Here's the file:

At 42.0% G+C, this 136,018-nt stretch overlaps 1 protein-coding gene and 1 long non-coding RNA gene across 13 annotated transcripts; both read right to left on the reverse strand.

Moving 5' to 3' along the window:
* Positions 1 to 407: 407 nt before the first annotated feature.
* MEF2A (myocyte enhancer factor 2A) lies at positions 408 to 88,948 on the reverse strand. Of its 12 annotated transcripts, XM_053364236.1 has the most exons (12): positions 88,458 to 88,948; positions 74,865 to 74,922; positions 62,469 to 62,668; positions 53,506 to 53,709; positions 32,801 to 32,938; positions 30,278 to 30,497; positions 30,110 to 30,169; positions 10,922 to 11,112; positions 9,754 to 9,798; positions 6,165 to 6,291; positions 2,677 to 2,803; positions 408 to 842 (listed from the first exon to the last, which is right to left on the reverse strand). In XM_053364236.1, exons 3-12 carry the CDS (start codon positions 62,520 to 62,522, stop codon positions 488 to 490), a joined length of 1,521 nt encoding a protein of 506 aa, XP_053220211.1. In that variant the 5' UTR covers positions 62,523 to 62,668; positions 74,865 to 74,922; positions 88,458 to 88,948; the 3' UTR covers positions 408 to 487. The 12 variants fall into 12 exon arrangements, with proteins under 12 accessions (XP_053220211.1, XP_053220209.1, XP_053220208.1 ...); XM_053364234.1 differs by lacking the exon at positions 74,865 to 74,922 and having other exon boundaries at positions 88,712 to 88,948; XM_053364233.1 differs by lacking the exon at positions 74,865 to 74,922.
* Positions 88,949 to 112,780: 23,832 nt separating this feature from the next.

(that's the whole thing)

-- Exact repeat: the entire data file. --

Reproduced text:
At 42.0% G+C, this 136,018-nt stretch overlaps 1 protein-coding gene and 1 long non-coding RNA gene across 13 annotated transcripts; both read right to left on the reverse strand.

Moving 5' to 3' along the window:
* Positions 1 to 407: 407 nt before the first annotated feature.
* MEF2A (myocyte enhancer factor 2A) lies at positions 408 to 88,948 on the reverse strand. Of its 12 annotated transcripts, XM_053364236.1 has the most exons (12): positions 88,458 to 88,948; positions 74,865 to 74,922; positions 62,469 to 62,668; positions 53,506 to 53,709; positions 32,801 to 32,938; positions 30,278 to 30,497; positions 30,110 to 30,169; positions 10,922 to 11,112; positions 9,754 to 9,798; positions 6,165 to 6,291; positions 2,677 to 2,803; positions 408 to 842 (listed from the first exon to the last, which is right to left on the reverse strand). In XM_053364236.1, exons 3-12 carry the CDS (start codon positions 62,520 to 62,522, stop codon positions 488 to 490), a joined length of 1,521 nt encoding a protein of 506 aa, XP_053220211.1. In that variant the 5' UTR covers positions 62,523 to 62,668; positions 74,865 to 74,922; positions 88,458 to 88,948; the 3' UTR covers positions 408 to 487. The 12 variants fall into 12 exon arrangements, with proteins under 12 accessions (XP_053220211.1, XP_053220209.1, XP_053220208.1 ...); XM_053364234.1 differs by lacking the exon at positions 74,865 to 74,922 and having other exon boundaries at positions 88,712 to 88,948; XM_053364233.1 differs by lacking the exon at positions 74,865 to 74,922.
* Positions 88,949 to 112,780: 23,832 nt separating this feature from the next.